And which not done, the richest must be poor. Pore.

THERE is scarce a thinking man in the world, who is involved in the business of it, but lives under a secret impatience of the hurry and fatigue he suffers, and has formed a resolution to fix himself, one time or other, in such a state as is suitable to the end of his being. You hear men every day in conversation profess that all the honour', power and riches, which they propose to themselves, cannot give satisfaction enough to reward them for half the anxiety they undergo in the pursuit or possession of them. While men are in this temper, which happens very frequently, how inconsistent are they with themselves! they are wearied with the toil they bear, but cannot find in their hearts to relinquish it; retirement is what they want, but they cannot betake themselves to it: while they pant after shade and covert, they still affect to appear in the most glittering scenes of life ; but sure this is but just as reasonable as if a man should call for more light when he has a mind to go to sleep.

Since then it is certain that our own hearts deceive us in the love of the world, and that we cannot command ourselves enough to resign it, though we every day wish ourselves disengaged from its allurements, let us not stand upon a formal taking of leave, but wean ourselves from them, while we are in the midst of them.

It is certainly the general intention of the greater part of mankind to accomplish this work, and live according to their own approbation, as soon as they possibly can; but since the duration of life is so uncertain, and that has been a common topic of discourse ever since there was such a thing as life itself, how is it possible that we should defer a moment the beginning to live according to the rules of reason ?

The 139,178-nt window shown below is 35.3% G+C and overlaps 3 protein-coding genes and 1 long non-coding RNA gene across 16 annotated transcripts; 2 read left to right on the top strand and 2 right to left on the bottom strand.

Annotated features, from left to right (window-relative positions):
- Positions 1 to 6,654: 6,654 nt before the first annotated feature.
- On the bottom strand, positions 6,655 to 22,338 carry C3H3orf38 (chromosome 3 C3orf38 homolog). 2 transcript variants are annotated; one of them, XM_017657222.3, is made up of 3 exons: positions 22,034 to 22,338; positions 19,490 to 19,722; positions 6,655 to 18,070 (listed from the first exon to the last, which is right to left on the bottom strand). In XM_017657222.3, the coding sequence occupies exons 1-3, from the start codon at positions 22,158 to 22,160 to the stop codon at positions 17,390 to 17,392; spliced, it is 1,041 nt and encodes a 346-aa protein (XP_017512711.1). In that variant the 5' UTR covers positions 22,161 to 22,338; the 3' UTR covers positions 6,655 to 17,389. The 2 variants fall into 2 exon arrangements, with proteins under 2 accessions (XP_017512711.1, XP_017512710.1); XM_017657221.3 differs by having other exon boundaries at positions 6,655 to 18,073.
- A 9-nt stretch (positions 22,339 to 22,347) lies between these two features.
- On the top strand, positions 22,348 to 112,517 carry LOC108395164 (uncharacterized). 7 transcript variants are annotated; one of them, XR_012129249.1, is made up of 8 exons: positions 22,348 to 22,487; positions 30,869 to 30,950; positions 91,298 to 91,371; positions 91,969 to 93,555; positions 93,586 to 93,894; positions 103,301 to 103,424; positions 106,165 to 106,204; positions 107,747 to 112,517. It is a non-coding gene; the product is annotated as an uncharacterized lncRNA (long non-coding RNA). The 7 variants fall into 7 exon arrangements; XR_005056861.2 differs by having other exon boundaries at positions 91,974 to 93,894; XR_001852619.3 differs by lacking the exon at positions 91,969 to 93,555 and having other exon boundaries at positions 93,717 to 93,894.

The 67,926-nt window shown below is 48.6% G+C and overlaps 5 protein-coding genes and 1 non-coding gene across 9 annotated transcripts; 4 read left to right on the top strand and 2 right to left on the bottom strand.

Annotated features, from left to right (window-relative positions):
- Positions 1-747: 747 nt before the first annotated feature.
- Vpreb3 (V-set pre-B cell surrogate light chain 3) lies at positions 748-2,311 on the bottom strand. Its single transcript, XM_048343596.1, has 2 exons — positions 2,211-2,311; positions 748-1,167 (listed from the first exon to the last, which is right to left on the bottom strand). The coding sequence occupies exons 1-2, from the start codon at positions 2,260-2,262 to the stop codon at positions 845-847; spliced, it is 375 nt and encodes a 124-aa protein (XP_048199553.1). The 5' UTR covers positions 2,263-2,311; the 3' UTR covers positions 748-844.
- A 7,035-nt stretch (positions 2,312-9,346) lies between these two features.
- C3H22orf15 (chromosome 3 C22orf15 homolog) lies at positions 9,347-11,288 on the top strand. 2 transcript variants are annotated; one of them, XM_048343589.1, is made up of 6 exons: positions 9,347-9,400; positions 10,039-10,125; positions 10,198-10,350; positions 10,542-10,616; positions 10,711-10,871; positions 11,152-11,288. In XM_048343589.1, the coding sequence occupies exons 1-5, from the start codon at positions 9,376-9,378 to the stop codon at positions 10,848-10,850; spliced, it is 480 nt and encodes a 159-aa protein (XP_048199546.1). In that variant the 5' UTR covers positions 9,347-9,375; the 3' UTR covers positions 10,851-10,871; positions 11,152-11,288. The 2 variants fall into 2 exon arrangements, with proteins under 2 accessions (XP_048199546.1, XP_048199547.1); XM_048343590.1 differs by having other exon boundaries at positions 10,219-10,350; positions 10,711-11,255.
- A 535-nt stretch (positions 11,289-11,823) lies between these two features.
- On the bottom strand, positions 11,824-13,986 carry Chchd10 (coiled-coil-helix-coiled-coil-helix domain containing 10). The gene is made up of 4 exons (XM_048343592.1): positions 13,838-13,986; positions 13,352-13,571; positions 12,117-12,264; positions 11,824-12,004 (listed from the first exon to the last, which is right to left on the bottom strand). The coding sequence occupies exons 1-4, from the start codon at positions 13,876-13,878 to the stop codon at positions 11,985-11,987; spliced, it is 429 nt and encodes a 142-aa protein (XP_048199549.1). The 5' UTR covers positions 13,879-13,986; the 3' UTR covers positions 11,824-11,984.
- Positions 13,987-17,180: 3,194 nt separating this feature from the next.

The man of business has ever some one point to carry, and then he tells himself he will bid adieu to all the vanity of ambition; the man of pleasure resolves to take leave at least, and part civilly with his mistress; but the ambitious man is entangled every moment in a fresh pursuit; and the lover sees new charms in the object he fancied he could abandon. It is therefore a fantastical way of thinking, when we promise ourselves an alteration in our conduct from change of place and difference of circumstances; the same passions will attend us wherever we are till they are conquered; and we can never live to our satisfaction in the deepest retirement, unless we are capable of living so in some measure amidst the noise and business of the world.

I have ever thought men were better known by what could be observed of them from a perusal of their

private letters, than any other way. My friend the clergyman, the other day, upon serious discourse with him concerning the danger of procrastination, gave me the following letters from persons with whom he lives in great friendship and intimacy, according to the good breeding and good sense of his character. The first is from a man of business, who is his convert; the second from one of whom he conceives good hopes; the third from one who is in no state at all, but carried one way and another by starts.

"Sir, • I KNOW not with what words to express to you " the sense I have of the high obligation you have laid I upon me, in the penance you enjoined me of doing ' some good or other to a person of worth every day

I live. The station I am in furnishes me with daily opportunities of this kind ; and the noble principle " with which you have inspired me, of benevolence to

all I have to deal with, quickens my application in ' every thing I undertake. When I relieve merit

from discountenance, when I assist a friendless perrson, when I produce concealed worth, I am dis

pleased with myself for having designed to leave

the world in order to be virtuous. I am sorry you r decline the occasions which the condition I am in "might afford me of enlarging your fortunes ; but

know I contribute more to your satisfaction when I i acknowledge I am the better man, from the influ

'ence and authority you have over,

• Sir,